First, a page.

Six running to fill four seats on Bethel Park School Board
On Nov. 5, residents in Bethel Park will go to the polls to cast their votes in the race for school board. Six candidates are running to fill four seats. The election is of importance because the new board will be involved in negotiating the next teacher contract in 2016.
Earlier this month, the Bethel Park Republican Committee held a meet-the-candidate night in which several issues were addressed including district policies, programs and budgets. The forum can be viewed in its entirety on Bethel Park’s cable television station.
The Almanac asked two questions to each of the candidates: What the candidates would do when the contract expires in 2016; and their stance on proposed House Bill 1189, which if it passes would change how schools are funded. The bill has been amended several times with a new amendment stating that if passed, school boards may “by resolution, levy, assess and collect or provide for the levying, assessment and collection of a tax on a personal income or tax earned on income and net profits for general revenue purposes.
A board meeting was scheduled for Oct. 28 to potentially ratify the new teachers’ contract.
Buckley is nearing the end of her first term. Prior to her time on the board, she regularly attended meetings for nearly three decades. Buckley has lived in Bethel Park for about 29 years and has taught kindergarten and first grade in the district for more than 36 years.
“I think we’ll start with what’s most important—the child. Always, the children should be first,” she said about her approach to contract negotiations. “There’s a lot involved. I think we have to sit down. We need to meet in the middle,” she said. “Seventy percent of households don’t have kids in the district,” she said, adding, “We’re not spending Monopoly money. This is the taxpayer’s hard-earned dollar.”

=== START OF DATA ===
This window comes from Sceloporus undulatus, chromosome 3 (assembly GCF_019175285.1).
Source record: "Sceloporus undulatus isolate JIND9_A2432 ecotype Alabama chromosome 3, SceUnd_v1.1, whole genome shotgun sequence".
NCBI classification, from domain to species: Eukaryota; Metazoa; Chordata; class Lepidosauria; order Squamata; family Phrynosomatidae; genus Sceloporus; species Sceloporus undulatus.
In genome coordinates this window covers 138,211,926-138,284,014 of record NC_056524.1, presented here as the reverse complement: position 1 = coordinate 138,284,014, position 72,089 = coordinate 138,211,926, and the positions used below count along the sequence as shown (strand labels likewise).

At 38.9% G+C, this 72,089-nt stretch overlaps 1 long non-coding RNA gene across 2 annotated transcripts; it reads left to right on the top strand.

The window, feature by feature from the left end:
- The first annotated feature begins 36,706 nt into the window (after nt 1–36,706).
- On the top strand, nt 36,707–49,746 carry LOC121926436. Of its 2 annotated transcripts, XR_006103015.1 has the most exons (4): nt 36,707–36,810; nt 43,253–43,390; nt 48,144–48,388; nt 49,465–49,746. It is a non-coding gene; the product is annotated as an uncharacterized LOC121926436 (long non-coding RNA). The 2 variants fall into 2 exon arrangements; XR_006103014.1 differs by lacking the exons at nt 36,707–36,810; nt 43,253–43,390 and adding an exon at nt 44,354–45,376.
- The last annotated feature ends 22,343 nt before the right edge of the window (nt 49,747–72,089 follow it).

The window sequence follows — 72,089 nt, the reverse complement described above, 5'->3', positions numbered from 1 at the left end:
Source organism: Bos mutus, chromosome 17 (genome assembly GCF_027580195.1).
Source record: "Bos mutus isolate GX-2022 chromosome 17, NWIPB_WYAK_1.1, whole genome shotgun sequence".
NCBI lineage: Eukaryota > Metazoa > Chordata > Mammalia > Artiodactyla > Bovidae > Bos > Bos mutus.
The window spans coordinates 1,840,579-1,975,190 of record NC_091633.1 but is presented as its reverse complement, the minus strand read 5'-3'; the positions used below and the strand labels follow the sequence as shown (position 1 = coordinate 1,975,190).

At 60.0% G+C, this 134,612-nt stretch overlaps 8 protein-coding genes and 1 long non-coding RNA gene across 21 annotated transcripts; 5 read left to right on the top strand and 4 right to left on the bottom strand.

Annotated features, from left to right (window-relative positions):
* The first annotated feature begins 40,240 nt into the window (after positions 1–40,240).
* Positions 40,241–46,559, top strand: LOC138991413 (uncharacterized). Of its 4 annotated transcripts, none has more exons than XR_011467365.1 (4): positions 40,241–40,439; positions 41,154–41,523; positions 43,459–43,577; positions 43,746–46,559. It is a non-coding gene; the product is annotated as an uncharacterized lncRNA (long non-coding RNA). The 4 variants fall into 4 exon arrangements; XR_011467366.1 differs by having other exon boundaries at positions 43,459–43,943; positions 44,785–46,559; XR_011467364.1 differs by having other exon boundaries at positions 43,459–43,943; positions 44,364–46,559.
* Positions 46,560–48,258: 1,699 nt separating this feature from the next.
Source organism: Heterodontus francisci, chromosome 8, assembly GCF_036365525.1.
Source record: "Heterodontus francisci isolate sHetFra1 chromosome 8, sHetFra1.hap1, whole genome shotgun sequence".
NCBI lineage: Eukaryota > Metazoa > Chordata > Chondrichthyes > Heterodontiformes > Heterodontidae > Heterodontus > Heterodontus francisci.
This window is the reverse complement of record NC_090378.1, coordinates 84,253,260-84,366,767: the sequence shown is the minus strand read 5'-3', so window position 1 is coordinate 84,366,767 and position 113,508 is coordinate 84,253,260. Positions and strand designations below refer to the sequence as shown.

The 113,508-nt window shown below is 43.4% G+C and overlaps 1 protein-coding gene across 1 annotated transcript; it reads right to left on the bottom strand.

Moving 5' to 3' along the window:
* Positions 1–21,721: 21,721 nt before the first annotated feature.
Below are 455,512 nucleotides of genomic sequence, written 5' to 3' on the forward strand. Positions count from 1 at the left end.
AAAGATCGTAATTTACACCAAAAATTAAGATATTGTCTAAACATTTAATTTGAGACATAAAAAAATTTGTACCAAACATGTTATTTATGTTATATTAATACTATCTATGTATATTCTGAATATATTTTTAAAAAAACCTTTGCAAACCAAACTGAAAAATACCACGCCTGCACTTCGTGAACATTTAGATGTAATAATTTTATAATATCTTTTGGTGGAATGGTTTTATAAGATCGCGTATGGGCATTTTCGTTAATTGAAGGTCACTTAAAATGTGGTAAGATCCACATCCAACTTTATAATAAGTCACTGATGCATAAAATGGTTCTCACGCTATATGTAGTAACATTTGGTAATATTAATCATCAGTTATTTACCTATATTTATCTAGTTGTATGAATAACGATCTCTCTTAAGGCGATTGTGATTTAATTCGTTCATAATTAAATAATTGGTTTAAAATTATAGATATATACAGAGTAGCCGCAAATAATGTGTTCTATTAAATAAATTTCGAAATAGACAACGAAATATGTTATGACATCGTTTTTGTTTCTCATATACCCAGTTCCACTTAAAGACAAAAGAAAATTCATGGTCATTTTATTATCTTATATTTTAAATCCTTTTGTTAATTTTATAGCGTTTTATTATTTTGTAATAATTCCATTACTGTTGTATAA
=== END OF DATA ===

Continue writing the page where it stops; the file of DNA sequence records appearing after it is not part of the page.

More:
Buckley said the board must remain respectful of taxpayers, but also represent the needs of the children.
Buckley called HB 1189 a “complicated process.” She said as a board member she receives several e-mails each week from the state. Buckley said she realizes the current property tax situation isn’t fair because not every district gets the same amount of money. But, to eliminate the property tax and increase the sales tax “is going to be a nightmare” if the bill becomes law, she said. “There’s a lot of work yet to be done,” she said, adding there would be a large fiscal impact on the district if it passes.
DeLallo, a retired Air Force Master Sergeant, grew up in Bethel Park before serving in the military. He lived in Dormont for about 20 years and in Johnstown for 10 years. In 2009, DeLallo moved back to Bethel Park. His son is a teacher in the district.
DeLallo said he’s not sure what to think about both sides accepting the fact-finding report that was agreed to earlier this month.
“I haven’t seen it,” he said. He said he doesn’t think a dispute will come up again in 2016, adding he’s hoping that any agreement that was reached this year will just be revised.
“I’m going to work very hard to make certain there’s never a remote opportunity for another teacher’s strike,” he said.
As for the house bill, “If House Bill 1189 passes, you are going to have 500 school districts with different tax schemes,” DeLallo said. “There’s no question in my mind that the bill will pass,” he said. “I have visions of how crazy it’s going to make people,” especially seniors on fixed incomes, he said.
Dobos is a lifelong resident of Bethel Park. She taught English in the Bethel Park School District for 35 years prior to her retirement. She’s listed on the Bethel Park Federation of Teachers’ website as part of the contract negotiating team.
“I’m very familiar with the district,” she said, adding, “I bring a positive attitude. I will put the students first.”